Cake as heavenly as a cloud(berry)

This cream cake comes together easily, even if you don’t have fresh cloudberries

Cream cake with cloudberries

Photo: Lindsey Johnson
This bløtkake (Norwegian cream cake) is made with chiffon cake layers, filled with a cardamom-infused custard, cloudberry jam, and cream, and frosted with a mildly tangy whipped cream.

Lindsey Rose Johnson
Cafe Johnsonia

When my husband and I were in Norway years ago, we took every opportunity to partake of local cuisine. Besides enjoying as much fish as we could, we stopped multiple times at local markets and stands to buy locally grown strawberries and cloudberries.

I had heard of cloudberries before, but I had never tasted them. My first cloudberry left me with mixed feelings—I loved the tart, bright flavor and juiciness, but the seeds! I wasn’t sure the flavor was worth picking seeds out of my teeth afterwards. The seeds are enormous compared with other berries. But I grew to love cloudberries by the time we left for home.

Cloudberries grow wild in alpine, arctic tundra, and boreal forest climates. Cloudberry is a common name for the orange raspberry-like berry, known as multe in Norwegian. They are also known by other regional names—in England as the knot berry, in Canada as bakeapple or nordic berry, and in Alaska as the low-bush salmonberry.

While cloudberries can be cultivated, outside of Scandinavia, they can be found growing wild in the marshlands and tundras of Canada, Greenland, Alaska, and the northernmost parts of Minnesota, New Hampshire, Maine, and New York. I have heard from friends that sometimes if you’re lucky, you can find cloudberries in higher elevations in Washington State and Oregon. I’m going to buy some seeds I found online and try my hand at growing cloudberries in my backyard in Boise, Idaho, where I live. I have a feeling it won’t be cold enough.

If you are lucky enough to find fresh cloudberries, reserve some for this cake. Because I can’t find fresh cloudberries, I rely on cloudberry jam. Luckily, IKEA carries cloudberry jam most of the time—I have come away empty-handed a few times. Also look for it at special stores or online. (By the way, other types of berry jam work well too—try lingonberry preserves during the holidays!)

Norwegian cream cakes are layer cakes made with sponge cake, fresh whipped cream, fresh or preserved fruit, and sometimes custard or pastry cream. My version uses a chiffon cake with a bit of almond flour mixed into the batter, and is filled with a cardamom-infused custard, cloudberry jam, and cream, and the outside is frosted with a mildly tangy custard-enriched whipped cream.

The cake is the very best after it has been sitting for a few hours or overnight—the flavors blend together, and it’s a little easier to cut into neat slices. Feel free to add fresh berries between the layers and on top as a decoration. I opted for more jam because it’s just too pretty to not show off.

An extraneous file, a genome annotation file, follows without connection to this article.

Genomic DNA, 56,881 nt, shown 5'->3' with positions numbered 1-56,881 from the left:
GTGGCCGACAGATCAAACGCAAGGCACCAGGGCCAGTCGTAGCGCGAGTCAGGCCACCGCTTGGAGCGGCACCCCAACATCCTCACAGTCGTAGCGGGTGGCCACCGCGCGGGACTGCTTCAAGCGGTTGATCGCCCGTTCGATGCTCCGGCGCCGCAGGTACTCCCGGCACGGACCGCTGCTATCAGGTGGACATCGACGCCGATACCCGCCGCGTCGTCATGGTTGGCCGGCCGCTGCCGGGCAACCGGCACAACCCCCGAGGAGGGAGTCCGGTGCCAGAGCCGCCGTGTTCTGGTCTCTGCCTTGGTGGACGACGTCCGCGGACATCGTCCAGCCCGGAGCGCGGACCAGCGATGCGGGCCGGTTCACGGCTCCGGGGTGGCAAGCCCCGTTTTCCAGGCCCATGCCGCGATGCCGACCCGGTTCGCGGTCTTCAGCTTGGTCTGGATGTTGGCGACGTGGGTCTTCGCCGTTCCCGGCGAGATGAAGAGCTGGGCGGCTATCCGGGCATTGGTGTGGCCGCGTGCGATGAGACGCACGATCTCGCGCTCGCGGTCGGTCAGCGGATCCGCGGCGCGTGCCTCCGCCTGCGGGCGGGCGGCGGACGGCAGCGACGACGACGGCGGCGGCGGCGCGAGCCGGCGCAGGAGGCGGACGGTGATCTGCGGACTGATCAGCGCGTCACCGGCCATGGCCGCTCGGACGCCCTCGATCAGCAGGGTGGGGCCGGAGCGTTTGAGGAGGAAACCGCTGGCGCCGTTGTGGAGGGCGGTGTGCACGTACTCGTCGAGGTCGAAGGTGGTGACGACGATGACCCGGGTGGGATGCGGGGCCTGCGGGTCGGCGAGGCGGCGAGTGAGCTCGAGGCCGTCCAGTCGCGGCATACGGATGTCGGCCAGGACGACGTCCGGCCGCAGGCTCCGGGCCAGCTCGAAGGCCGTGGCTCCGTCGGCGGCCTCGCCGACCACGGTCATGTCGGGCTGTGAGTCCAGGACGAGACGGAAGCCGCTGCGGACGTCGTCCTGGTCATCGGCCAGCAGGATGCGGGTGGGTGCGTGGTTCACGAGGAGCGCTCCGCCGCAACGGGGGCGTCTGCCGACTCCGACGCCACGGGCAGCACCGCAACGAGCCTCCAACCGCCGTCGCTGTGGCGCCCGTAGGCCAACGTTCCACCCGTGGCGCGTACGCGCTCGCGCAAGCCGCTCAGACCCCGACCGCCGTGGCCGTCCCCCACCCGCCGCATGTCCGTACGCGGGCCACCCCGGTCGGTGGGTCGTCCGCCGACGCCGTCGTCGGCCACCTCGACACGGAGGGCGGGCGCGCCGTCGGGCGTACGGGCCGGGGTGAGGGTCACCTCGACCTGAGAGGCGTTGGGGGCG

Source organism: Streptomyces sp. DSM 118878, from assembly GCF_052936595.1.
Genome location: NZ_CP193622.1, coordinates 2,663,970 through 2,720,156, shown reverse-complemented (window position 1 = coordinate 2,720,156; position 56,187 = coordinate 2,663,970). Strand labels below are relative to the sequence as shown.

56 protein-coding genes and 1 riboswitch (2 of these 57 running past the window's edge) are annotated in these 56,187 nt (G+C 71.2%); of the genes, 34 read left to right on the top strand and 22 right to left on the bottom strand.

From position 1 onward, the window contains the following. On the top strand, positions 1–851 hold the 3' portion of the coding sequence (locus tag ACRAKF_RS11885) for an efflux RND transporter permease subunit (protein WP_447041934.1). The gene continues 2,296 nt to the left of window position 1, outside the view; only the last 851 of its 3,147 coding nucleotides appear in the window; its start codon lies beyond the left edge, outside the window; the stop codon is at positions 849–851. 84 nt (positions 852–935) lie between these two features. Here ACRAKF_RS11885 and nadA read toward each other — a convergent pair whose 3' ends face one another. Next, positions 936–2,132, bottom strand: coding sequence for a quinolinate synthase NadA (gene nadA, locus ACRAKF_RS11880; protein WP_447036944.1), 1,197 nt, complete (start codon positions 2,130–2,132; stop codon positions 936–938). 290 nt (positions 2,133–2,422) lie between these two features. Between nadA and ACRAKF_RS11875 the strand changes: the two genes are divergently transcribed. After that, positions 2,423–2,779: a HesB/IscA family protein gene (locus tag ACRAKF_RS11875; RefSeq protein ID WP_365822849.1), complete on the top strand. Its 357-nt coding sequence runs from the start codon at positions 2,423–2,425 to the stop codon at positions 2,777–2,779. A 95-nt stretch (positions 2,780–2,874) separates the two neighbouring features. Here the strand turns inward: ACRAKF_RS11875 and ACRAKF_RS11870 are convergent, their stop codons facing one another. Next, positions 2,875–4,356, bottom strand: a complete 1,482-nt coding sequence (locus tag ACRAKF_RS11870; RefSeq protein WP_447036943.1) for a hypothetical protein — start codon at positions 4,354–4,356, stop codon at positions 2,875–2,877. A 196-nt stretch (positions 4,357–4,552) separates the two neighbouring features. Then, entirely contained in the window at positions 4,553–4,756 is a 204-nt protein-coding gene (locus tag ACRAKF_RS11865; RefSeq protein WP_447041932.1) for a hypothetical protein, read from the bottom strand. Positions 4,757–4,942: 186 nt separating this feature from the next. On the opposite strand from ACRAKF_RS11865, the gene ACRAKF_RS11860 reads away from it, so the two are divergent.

Norwegian Cream Cake with Cloudberries Bløtkake med multekrem


three 9” round cake pans

parchment paper rounds, for pans

8 large eggs, separated

¼ cup flavorless oil (canola, avocado)

13 cup water

2 tsps. pure vanilla extract

½ tsp. pure almond extract (optional)

½ tsp. cream of tartar

1 ½ cups granulated sugar, divided

1¼ cups all-purpose flour

½ cup almond flour or almond meal

1 tsp. baking powder

½ tsp. salt

Filling & whipped cream:

15 oz. jar cloudberry jam

1 tbsp. honey or cane syrup (optional)

Cardamom-Infused Custard (recipe follows)

Custard-Enriched Whipped Cream (recipe follows)

Cream cake with cloudberries

Photo: Lindsey Johnson


Adjust oven rack to middle position and preheat to 350°F. Use one of the pans to trace three 9-inch circles on parchment paper. Cut and fit into the bottom of the cake pans. Do not grease pans.

In a medium bowl, whisk egg yolks with melted butter, water, and extracts. Set aside.

If egg whites are still cold, allow them to come to room temperature. Otherwise, start beating them on medium-low speed with stand mixer or electric hand mixer. Once the whites become a little foamy around the edges, add the cream of tartar. Keep beating on medium-low speed until very soft peaks form, about 5 minutes. Add 1/2 cup of the granulated sugar, one tablespoon at a time, beating well after each addition. Continue beating on medium-low speed until egg whites form glossy peaks—do not overbeat. Set aside.

In a large bowl, whisk or sift together the remaining sugar, flour, almond flour, baking powder, and salt. Stir vigorously with a whisk to incorporate some extra air. Add the egg-yolk mixture and stir just until combined.

Using a large spatula, fold the egg whites into the batter one-third at a time. Don’t over-mix. There may still be some streaks of egg white, but there should not be any dry ingredients that are unincorporated.